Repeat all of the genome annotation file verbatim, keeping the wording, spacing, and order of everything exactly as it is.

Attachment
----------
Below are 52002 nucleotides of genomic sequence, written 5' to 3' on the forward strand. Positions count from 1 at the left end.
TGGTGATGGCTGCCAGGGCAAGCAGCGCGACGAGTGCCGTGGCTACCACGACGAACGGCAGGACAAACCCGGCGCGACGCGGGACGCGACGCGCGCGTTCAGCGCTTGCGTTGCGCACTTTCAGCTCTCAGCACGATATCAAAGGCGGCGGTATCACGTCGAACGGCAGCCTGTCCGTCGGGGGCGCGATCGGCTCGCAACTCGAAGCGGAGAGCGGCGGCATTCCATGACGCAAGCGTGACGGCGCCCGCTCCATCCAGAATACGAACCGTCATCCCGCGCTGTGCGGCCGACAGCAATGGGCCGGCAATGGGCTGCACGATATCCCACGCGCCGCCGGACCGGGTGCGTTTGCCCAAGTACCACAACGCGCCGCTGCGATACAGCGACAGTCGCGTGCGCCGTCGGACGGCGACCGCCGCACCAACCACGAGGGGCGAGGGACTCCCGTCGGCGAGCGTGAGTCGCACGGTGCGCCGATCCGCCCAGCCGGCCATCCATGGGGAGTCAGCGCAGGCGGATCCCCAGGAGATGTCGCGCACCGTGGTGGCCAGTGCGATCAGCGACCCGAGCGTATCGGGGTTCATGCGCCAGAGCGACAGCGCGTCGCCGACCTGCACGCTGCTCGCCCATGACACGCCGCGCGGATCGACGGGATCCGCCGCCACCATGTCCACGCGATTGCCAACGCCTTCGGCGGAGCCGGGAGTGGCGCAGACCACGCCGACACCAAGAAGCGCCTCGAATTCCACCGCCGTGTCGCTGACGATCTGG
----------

Below are 52002 nucleotides of genomic sequence, written 5' to 3' on the forward strand. Positions count from 1 at the left end.
TGGTGATGGCTGCCAGGGCAAGCAGCGCGACGAGTGCCGTGGCTACCACGACGAACGGCAGGACAAACCCGGCGCGACGCGGGACGCGACGCGCGCGTTCAGCGCTTGCGTTGCGCACTTTCAGCTCTCAGCACGATATCAAAGGCGGCGGTATCACGTCGAACGGCAGCCTGTCCGTCGGGGGCGCGATCGGCTCGCAACTCGAAGCGGAGAGCGGCGGCATTCCATGACGCAAGCGTGACGGCGCCCGCTCCATCCAGAATACGAACCGTCATCCCGCGCTGTGCGGCCGACAGCAATGGGCCGGCAATGGGCTGCACGATATCCCACGCGCCGCCGGACCGGGTGCGTTTGCCCAAGTACCACAACGCGCCGCTGCGATACAGCGACAGTCGCGTGCGCCGTCGGACGGCGACCGCCGCACCAACCACGAGGGGCGAGGGACTCCCGTCGGCGAGCGTGAGTCGCACGGTGCGCCGATCCGCCCAGCCGGCCATCCATGGGGAGTCAGCGCAGGCGGATCCCCAGGAGATGTCGCGCACCGTGGTGGCCAGTGCGATCAGCGACCCGAGCGTATCGGGGTTCATGCGCCAGAGCGACAGCGCGTCGCCGACCTGCACGCTGCTCGCCCATGACACGCCGCGCGGATCGACGGGATCCGCCGCCACCATGTCCACGCGATTGCCAACGCCTTCGGCGGAGCCGGGAGTGGCGCAGACCACGCCGACACCAAGAAGCGCCTCGAATTCCACCGCCGTGTCGCTGACGATCTGG